‘Competitive third-party regulatory arrangements’ - regulatory programs that rely on independent regulatory agents competing for regulatee client revenue - draw attention to the service provision aspect of regulatory administration. In an article published in Public Management Review, I apply multiple methods to study service diversification and service quality differences among U.S. organic certifiers. By examining how the services of organic certifiers differ based on whether the certifier is governmental, nonprofit, or private, the study documents that the inclusion of nonprofit and private regulatory agents expands the services that are offered and performed alongside regulatory program functions.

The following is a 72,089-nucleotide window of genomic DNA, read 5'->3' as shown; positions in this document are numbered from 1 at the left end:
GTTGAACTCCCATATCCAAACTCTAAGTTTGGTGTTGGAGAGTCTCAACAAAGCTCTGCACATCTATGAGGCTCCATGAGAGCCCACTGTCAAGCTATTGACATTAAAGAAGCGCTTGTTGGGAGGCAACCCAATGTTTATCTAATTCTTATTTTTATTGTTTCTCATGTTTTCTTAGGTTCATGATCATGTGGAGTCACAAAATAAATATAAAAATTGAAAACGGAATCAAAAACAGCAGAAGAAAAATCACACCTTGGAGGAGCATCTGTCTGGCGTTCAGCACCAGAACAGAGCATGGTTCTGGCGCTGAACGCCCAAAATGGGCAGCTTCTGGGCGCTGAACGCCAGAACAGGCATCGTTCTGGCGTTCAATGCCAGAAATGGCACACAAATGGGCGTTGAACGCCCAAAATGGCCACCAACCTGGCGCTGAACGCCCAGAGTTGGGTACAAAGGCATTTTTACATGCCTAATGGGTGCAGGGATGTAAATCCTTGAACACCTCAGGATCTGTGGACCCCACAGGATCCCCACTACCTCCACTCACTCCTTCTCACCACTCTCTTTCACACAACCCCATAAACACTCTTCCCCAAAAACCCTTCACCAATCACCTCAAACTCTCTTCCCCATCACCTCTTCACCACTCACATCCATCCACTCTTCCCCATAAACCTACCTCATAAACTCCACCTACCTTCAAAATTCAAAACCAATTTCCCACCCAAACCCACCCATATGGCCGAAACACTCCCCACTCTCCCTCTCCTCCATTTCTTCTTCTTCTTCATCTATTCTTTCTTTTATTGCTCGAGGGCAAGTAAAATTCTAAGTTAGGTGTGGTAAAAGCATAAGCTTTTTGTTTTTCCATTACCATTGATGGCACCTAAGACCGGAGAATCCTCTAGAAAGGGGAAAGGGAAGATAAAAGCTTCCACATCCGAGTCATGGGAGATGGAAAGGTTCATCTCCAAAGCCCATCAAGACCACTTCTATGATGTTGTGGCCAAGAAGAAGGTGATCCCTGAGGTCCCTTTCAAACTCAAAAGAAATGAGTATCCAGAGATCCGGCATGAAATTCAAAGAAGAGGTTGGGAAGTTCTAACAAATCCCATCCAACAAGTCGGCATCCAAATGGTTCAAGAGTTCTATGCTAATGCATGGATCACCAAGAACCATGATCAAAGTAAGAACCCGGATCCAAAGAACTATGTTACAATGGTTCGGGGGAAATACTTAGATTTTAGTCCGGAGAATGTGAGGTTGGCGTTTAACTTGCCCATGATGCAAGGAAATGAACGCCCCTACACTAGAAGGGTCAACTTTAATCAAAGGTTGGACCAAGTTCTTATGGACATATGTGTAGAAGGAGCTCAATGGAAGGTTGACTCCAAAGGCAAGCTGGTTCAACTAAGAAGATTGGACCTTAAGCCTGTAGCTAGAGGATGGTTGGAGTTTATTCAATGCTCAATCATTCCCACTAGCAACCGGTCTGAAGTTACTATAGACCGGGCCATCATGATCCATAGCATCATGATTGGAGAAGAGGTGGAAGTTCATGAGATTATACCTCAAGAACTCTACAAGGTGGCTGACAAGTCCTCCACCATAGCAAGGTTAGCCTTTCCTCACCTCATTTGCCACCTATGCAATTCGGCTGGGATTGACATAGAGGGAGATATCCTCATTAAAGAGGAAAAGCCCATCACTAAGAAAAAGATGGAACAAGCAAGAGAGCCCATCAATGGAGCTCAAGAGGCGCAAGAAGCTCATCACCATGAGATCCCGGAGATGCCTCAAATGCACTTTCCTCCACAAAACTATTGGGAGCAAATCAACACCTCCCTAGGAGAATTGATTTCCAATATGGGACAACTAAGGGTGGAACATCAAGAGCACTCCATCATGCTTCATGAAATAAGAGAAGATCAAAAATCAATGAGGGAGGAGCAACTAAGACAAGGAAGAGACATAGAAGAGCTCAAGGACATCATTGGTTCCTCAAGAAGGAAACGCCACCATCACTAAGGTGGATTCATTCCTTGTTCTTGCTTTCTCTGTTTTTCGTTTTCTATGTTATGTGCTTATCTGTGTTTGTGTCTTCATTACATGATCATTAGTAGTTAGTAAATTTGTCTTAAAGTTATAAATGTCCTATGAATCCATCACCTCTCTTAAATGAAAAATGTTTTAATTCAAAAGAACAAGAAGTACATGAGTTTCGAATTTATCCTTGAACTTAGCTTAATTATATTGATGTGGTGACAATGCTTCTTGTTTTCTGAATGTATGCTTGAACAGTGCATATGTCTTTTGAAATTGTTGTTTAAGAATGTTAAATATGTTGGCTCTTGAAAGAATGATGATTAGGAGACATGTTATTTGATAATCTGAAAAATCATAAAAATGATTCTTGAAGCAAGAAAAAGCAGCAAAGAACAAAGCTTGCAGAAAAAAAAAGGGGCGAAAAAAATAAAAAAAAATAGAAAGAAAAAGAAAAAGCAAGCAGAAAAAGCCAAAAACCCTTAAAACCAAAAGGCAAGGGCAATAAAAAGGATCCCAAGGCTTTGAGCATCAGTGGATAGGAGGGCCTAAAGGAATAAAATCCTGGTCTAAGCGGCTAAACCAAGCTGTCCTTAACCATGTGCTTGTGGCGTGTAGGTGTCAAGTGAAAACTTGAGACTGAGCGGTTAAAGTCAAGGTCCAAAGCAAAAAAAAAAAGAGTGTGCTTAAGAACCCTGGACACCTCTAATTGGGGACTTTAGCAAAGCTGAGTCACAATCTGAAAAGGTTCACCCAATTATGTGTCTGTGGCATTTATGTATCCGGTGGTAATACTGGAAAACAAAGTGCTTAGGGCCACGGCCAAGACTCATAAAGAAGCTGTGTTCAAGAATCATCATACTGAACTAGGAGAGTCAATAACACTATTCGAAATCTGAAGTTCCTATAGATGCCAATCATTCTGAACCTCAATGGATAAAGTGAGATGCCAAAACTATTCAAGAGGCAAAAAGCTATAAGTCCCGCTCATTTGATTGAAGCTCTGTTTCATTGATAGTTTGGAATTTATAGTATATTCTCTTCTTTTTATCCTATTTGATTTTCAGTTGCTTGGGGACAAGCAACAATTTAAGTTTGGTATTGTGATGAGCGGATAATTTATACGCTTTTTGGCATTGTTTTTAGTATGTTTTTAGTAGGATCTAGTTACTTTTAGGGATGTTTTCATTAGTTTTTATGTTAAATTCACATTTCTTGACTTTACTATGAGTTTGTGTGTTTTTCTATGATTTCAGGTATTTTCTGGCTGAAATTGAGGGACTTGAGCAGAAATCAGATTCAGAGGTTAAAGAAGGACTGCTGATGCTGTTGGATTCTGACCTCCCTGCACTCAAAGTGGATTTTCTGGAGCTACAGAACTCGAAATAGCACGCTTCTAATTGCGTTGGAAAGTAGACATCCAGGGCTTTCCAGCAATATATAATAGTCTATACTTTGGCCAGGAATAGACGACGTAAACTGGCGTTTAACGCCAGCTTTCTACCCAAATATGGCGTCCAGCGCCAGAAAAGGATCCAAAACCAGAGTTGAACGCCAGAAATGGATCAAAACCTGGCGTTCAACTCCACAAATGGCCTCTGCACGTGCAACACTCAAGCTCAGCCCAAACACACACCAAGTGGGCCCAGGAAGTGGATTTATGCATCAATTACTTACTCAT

The study finds that public certifiers generally limit their services to regulatory functions, nonprofit certifiers tend to emphasize mission-relevant services, such as education and policy advocacy, and private certifiers tend to replicate their core certification services - offering additional certification services such as gluten-free and fair trade. For those interested in organic certification the findings suggest that the service orientations of organic certifier options vary based on the certifier's organizational form. For scholars the findings are evidence that public, nonprofit, and private organizations approach service provision, and may respond to competitive environments, differently, and involving nonprofit and private organizations in regulatory administration leads to the 'bundling' of peripheral services with regulatory functions.